Three major cyber attacks in the Indian pharma industry in the last few months have left people wondering whether there is a pattern indicating the reason for this spurt. First was the Breach Candy Hospital one in February 2020 where over 121 million medical records were compromised. Of these, 120 million were images stored in the Digital Imaging and Communications in Medicine system consisting of X-rays, scan reports, etc. One million records contained Aadhaar information, medical history, etc. The data breach reportedly occurred because the access system of the hospital was compromised. Though this was an alarming data breach, the matter was hushed up and there was no apparent investigation by the Indian Computer Emergency Response Team (CERT-IN) or any further announcements in the media.
In October 2020, Dr Lal PathLabs reported a data breach of millions of records because their Cloud records reportedly did not have a password for access. Again, this was brushed under the carpet and no action was initiated by CERT-IN.
More recently, Dr Reddy’s Laboratories, which was testing a Covid vaccine from Russia, was attacked. Questions must be asked whether the lack of prompt action by CERT-IN earlier emboldened the criminals to continue their attacks on these pharma companies, which are soft targets holding highly valuable data assets.
The first reaction when such cyber incidents are reported is to find out how the breach occurred, whether there were any vulnerabilities in the technical architecture or whether there was failure of controls. But the possibility of insider frauds causing such breaches cannot be ruled out since negligence and failure of information security are easily visible to the extent that ignorance alone cannot be the cause of these attacks.
Most of these companies are certified by various agencies under ISO 27001 standards or other quality ratings and the incidents highlight the failure of these systems to protect data. Indian lawmakers have provided undue legal recognition to ISO 27001 as if it is “deemed compliance” under Section 43A (ITA 2000). These incidents highlight the folly of those who wrote these rules. Hopefully, this will be automatically obliterated after the passage of the Personal Data Protection Act in India.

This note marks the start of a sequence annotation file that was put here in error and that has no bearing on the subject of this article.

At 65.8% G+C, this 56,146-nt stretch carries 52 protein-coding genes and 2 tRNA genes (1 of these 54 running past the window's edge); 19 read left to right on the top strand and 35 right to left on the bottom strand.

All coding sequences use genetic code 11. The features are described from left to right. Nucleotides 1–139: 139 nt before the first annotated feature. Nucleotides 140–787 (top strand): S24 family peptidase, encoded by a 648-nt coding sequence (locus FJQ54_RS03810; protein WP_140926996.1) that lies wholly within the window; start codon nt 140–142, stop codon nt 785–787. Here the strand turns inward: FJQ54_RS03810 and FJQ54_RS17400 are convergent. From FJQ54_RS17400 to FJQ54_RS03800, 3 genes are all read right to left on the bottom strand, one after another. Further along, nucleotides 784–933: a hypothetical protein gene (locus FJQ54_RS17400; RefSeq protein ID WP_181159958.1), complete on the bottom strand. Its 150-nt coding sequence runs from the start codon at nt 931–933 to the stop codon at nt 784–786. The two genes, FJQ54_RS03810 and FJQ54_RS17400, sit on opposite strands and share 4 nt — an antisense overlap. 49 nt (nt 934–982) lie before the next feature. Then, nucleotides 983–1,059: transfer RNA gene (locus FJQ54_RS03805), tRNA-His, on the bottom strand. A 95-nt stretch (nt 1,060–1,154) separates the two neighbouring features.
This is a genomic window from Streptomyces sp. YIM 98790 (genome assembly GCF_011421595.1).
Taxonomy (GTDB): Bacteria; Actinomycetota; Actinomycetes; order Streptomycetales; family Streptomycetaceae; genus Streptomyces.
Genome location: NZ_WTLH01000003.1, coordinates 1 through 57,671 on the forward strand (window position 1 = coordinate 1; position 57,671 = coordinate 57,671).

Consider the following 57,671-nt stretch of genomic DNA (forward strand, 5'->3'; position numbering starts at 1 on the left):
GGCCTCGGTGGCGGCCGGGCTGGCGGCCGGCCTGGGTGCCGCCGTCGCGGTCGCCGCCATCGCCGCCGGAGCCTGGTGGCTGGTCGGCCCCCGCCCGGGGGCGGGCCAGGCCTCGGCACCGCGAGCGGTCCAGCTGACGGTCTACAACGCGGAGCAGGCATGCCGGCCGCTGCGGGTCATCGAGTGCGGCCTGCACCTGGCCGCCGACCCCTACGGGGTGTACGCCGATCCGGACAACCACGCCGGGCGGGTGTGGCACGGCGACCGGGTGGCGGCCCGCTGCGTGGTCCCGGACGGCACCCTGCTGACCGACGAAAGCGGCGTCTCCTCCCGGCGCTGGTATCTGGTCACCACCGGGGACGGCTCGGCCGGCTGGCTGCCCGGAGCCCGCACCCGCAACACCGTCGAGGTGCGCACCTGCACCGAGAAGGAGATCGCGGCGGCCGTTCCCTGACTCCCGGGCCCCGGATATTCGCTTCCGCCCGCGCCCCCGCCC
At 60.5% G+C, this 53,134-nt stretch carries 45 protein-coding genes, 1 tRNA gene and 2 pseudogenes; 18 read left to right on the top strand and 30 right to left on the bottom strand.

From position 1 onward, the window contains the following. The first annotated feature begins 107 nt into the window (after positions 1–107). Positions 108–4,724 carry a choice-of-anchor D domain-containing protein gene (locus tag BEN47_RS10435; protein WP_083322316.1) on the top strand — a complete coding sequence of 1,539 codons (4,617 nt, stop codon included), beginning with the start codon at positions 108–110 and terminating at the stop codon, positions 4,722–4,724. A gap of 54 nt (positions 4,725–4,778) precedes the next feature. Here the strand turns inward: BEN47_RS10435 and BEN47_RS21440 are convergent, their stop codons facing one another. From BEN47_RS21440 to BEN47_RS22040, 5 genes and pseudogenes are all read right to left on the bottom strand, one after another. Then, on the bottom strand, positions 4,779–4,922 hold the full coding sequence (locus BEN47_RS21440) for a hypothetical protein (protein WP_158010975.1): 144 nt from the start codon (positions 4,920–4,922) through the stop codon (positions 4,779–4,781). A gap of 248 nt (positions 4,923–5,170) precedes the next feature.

But a closer look at the incidents indicates that we should not see these incidents only as an information security issue and the responsibility of the ministry of electronics and information technology alone. This is the result of the failure of many other ministries such as finance, health and law. All these divisions must collaborate in taking steps to reduce the risk of such cyber attacks in future.
There are many studies of data breach incidents in the world which have indicated that designating a chief information security officer in an organisation has the effect of reducing the cost of data breaches significantly. Similarly, operationalising the Data Protection Law and the Data Protection Authority is expected to have its own effect in reducing such incidents. In fact, it appears as if the hackers are in a hurry to complete their hacks before India passes the Personal Data Protection Bill, (PDPB) 2019. Had the law been in force, companies such as Dr Reddy’s Laboratories, Dr Lal PathLabs or Breach Candy Hospital would have fortified their data protection system and possibly prevented the attack or mitigated its impact.
Incidentally, the finance ministry has two kinds of responsibilities associated with the mitigation of risks in such incidents. These are often completely out of our radar. The first is to ensure that every company holding valuable data should see its value in the financial statements and balance sheets by tweaking the principles of accounting and disclosure.
It is estimated that the black market rate for medical data sets in the dark web is $250. Hence, a loss of one million data sets in a company like Dr Lal PathLabs means that the total value of assets compromised could be around Rs 1,750 crore.
Today, the fact that a company may hold that value of data as its asset is not visible either to it, the shareholders or SEBI. Hence, allocation of resources to secure this invisible asset would suffer. Like in the case of “goodwill” and other intangible assets, or “contingent liabilities” that are brought into balance sheets as “special reserves” or “contra entries”, there is a need to bring the value of data asset of a company into the balance sheet for public disclosure.
If this system is followed, then the company management would be aware of the value of assets they hold, which have to be secured and insured even if it has a cost. If the value is visible, the company would also realise the value of following data protection principles such as restricting the collection of data to the purpose for which it is required and deleting used data after the purpose of its collection is accomplished.